Corporate conservatives argue that even these modest proposals are foolish: any effort by labor or government to increase American wages will put American employers at a competitive disadvantage, resulting in further job losses. Higher wages and higher taxes are, they say, the reason why European unemployment rates are so much higher than those in the U.S.

But were America to take this high wage, high benefit path, other countries, both rich and poor, that compete with the U.S. might be able to avoid the ruinous wage competition that now threatens standards of living everywhere. In concert, “fair traders” might even be able to alter the rules of international trade in ways that could allow all countries to act more humanely, to take labor standards seriously, and to protect the environment.        

Still, it is worth asking whether anything bolder than Kerry’s modest proposals are politically feasible at this time. Everywhere in the West, even in political systems where the left is far stronger, movements advocating serious social reform are clearly on the defensive. No one in or near the U.S. government is prepared to take multinational corporations on directly. Cuts in defense are especially problematic in the midst of what is likely to be a never-ending and politically opportune War on Terror.       

Nonetheless, the left should raise these issues every time someone talks about the “two Americas.” It’s not enough to empathize with the working poor or worry about shrinking opportunity for the middle class. We need to make clear the political-economic roots of this crisis and the impossibility of addressing it without structural reforms.

One place to start would be with the political institutions themselves. Unless the U.S. seriously limits the role of private money in politics, rolls back media concentration, and institutionalizes authentic, grass-roots participation in political decision making, no one in power is going to feel the need to do much more than talk about the two Americas.


[1] Unless otherwise noted, all data on income inequality by quintile, income shares of the top 5%, and changes in income inequality over time are taken from the U.S. Census Bureau series “Historical Income Tables – Households,” found at http://www.census.gov/hhes/income/histinc/inchhtoc.html.  Data on poverty in the U.S. are from the Current Population Reports series, “Poverty in the United States” and found at http://www.census.gov/prod/2003pubs/p60-222.pdf. Data on income and poverty rates by race, gender, and education are taken from the 2003 Statistical Abstract of the United States, found at http://www.census.gov/prod/2004pubs/03statab/income.pdf. Comparative data on income inequality and poverty in the West are from Timothy M. Smeeding. “Globalization, Inequality and the Rich Countries of the G-20: Evidence from the Luxembourg Income Study (LIS).” Prepared for the G-20 Meeting, Globalization, Living Standards And Inequality: Recent Progress and Continuing Challenges, Sydney Australia, May 26 – 28, 2002; Michael Forster and Mark Pearson. “Income Distribution and Poverty in the OECD Area: Trends and Driving Forces.” OECD Economic Studies  no. 34, 2002/1: 7-39. Data on GDP shares are from data collected by the Organization for Economic Cooperation and Development at http://www.oecd.org/statsportal/0,2639,en_2825_293564_1_1_1_1_1,00.html.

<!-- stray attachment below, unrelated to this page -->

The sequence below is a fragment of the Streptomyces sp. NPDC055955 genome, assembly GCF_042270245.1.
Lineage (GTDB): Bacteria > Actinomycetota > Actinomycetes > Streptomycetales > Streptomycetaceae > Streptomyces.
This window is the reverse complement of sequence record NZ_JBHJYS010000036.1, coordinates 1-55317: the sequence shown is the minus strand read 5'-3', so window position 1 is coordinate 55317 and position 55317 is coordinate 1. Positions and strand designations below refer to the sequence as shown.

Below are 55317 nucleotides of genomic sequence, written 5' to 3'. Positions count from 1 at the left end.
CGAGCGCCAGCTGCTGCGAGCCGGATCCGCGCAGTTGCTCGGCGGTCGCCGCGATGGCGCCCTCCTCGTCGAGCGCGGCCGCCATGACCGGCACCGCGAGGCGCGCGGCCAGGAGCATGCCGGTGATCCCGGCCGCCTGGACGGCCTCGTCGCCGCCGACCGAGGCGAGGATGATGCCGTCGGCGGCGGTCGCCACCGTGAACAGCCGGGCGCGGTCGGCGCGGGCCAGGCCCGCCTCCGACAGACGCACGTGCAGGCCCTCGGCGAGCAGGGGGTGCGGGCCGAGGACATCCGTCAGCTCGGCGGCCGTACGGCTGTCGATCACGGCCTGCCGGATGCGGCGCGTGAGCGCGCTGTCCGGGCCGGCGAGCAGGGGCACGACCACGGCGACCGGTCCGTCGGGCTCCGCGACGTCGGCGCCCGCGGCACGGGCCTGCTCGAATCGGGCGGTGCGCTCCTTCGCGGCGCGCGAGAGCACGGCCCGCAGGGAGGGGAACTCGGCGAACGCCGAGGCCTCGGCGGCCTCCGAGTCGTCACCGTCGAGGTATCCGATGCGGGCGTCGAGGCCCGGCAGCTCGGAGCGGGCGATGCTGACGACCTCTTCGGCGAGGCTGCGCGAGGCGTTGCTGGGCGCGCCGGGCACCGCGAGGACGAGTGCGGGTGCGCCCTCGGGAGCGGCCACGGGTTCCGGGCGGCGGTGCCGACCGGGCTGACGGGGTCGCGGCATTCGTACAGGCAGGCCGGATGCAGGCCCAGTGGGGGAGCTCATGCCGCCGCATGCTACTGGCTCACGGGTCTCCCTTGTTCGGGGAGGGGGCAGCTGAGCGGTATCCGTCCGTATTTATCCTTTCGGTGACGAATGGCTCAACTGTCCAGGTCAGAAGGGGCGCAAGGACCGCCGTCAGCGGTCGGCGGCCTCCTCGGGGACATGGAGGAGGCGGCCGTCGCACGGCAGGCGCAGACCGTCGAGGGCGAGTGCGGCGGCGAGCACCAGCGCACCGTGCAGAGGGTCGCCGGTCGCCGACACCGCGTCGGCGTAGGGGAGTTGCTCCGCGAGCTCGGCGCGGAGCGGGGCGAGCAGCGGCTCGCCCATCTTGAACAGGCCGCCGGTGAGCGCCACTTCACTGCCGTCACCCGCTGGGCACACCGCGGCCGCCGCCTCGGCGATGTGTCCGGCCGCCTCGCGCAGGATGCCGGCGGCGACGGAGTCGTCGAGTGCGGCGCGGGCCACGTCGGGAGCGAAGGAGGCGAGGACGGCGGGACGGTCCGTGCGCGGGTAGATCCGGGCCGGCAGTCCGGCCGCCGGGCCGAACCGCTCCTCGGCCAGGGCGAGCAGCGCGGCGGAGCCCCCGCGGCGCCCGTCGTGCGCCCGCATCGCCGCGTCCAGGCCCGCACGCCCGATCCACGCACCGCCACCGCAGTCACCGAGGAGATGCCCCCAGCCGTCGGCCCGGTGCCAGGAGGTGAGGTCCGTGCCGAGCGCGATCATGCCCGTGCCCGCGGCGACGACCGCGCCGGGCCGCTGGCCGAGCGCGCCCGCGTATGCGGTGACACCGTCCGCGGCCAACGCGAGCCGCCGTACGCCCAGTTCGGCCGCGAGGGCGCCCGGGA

[2] I. Shapiro, R. Greenstein, and W. Primus. 2001.” Pathbreaking CBO study shows dramatic increases in income disparities in 1980s and 1990s: An analysis of the CBO data.” Retrieved September 26 2002 from LexisNexis Database (Current Issues Universe, R010-39) on the World Wide Web: http://www.lexisnexis.com/ciuniv.

[3] Edward N. Wolff. 1995.  Top Heavy: A Study of the Increasing Inequality of Wealth in America. New York: The Twentieth Century Fund Press. P. 11; Charles E.  Lindblom. 2001. The Market System. New Haven: Yale University Press. p. 122.

[4]http://www.usatoday.com/money/companies/management/2003-03-31-ceopay2_x.htm.  Accessed October 11, 2004; U.S. Department of Labor, Bureau of Labor Statistics: 2002 National Occupational Employment and Wage Estimates - All Occupations. http://www.bls.gov/oes/2002/oes_00Al.htm. The ratio increased from 100 to almost 500. http://www.newsbatch.com/econ-ceopay.html.

[6] Measured as a ratio, which increased from 7.8/1 to 18.2/1. Shapiro, Greenstein, and Primus.”Pathbreaking CBO study.”

[7] Edmund L. Andrews. “Report Finds Tax Cuts Heavily Favor the Wealthy.” The New York Times. August 13, 2004. http://www.nytimes.com/2004/08/13/politics/campaign/13tax.html?hp


Charles Noble is the author of The Collapse of Liberalism: Why America Needs a New Left (Rowman and Littlefield), Chair of the Department of Political Science and Director of the International Studies Program at California State University, Long Beach.